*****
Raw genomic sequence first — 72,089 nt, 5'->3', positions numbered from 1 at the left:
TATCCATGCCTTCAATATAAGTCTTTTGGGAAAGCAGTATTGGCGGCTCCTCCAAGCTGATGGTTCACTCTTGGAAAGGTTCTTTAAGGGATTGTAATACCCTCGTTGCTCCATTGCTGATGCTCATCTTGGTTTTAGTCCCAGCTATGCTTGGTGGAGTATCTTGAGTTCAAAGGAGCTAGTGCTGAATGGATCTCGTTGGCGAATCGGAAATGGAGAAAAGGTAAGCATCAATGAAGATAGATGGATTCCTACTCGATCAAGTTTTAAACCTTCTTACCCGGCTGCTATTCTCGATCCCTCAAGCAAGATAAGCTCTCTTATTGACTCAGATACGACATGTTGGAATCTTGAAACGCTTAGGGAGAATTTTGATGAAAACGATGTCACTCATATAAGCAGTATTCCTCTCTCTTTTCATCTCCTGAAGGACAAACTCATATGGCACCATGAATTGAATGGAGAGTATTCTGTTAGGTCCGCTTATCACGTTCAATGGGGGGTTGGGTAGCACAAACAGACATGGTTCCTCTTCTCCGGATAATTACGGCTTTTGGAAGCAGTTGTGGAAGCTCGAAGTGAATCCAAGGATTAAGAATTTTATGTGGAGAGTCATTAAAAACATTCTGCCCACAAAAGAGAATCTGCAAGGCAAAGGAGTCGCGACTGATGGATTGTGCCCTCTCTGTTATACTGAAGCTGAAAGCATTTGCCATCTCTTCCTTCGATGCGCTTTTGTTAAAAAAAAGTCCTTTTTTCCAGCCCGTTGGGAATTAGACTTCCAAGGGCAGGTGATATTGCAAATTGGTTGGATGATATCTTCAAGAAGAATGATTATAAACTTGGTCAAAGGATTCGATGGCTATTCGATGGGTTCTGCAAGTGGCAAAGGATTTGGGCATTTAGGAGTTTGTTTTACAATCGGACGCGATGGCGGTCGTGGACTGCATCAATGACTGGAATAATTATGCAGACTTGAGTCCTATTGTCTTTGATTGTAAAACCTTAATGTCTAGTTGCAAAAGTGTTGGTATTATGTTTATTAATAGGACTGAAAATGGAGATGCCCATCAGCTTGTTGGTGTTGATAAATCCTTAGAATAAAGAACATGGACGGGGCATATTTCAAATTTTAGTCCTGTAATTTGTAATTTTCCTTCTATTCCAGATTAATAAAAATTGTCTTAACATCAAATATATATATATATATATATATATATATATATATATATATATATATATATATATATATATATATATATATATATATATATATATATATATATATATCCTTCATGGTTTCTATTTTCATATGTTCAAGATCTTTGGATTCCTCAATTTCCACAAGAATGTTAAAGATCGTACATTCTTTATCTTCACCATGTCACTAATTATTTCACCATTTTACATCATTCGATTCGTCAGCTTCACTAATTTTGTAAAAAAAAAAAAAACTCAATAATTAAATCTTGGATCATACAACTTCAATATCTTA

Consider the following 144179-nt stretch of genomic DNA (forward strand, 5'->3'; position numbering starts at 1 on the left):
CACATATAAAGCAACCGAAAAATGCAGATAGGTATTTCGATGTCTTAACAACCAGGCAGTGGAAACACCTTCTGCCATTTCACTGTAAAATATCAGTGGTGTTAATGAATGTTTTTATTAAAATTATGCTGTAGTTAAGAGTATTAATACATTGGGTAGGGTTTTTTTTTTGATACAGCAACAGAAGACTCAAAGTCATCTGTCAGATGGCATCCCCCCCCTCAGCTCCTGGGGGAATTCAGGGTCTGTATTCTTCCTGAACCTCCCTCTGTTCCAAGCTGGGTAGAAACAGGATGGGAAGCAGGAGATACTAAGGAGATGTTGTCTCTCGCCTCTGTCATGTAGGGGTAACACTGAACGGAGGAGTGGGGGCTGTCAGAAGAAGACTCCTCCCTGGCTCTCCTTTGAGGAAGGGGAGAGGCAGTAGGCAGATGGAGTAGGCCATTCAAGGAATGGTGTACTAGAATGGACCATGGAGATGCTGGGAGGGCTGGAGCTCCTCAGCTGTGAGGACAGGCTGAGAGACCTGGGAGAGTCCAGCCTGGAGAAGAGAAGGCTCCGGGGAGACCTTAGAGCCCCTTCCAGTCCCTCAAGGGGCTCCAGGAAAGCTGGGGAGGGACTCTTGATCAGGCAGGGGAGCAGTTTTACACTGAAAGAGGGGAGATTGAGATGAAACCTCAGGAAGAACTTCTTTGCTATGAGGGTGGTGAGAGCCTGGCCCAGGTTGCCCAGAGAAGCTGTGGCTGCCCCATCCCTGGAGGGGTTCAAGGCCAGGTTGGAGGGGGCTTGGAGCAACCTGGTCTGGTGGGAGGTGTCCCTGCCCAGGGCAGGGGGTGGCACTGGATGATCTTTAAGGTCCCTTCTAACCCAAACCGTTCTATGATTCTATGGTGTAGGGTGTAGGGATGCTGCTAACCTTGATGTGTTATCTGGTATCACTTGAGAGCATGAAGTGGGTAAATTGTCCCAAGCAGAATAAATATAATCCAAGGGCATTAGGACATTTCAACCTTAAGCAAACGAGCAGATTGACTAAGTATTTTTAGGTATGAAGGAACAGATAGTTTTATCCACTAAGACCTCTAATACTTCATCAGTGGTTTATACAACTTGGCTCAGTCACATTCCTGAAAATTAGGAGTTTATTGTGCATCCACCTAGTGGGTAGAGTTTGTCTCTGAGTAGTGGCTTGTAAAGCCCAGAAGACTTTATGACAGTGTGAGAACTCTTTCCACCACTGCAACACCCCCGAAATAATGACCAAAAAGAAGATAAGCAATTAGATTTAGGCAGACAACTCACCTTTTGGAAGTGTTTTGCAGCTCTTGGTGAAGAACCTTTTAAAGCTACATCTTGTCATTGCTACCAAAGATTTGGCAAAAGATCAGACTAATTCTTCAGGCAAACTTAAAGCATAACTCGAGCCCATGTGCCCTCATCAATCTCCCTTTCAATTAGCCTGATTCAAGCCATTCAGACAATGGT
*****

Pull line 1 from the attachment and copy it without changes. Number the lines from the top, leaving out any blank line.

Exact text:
Raw genomic sequence first — 72,089 nt, 5'->3', positions numbered from 1 at the left: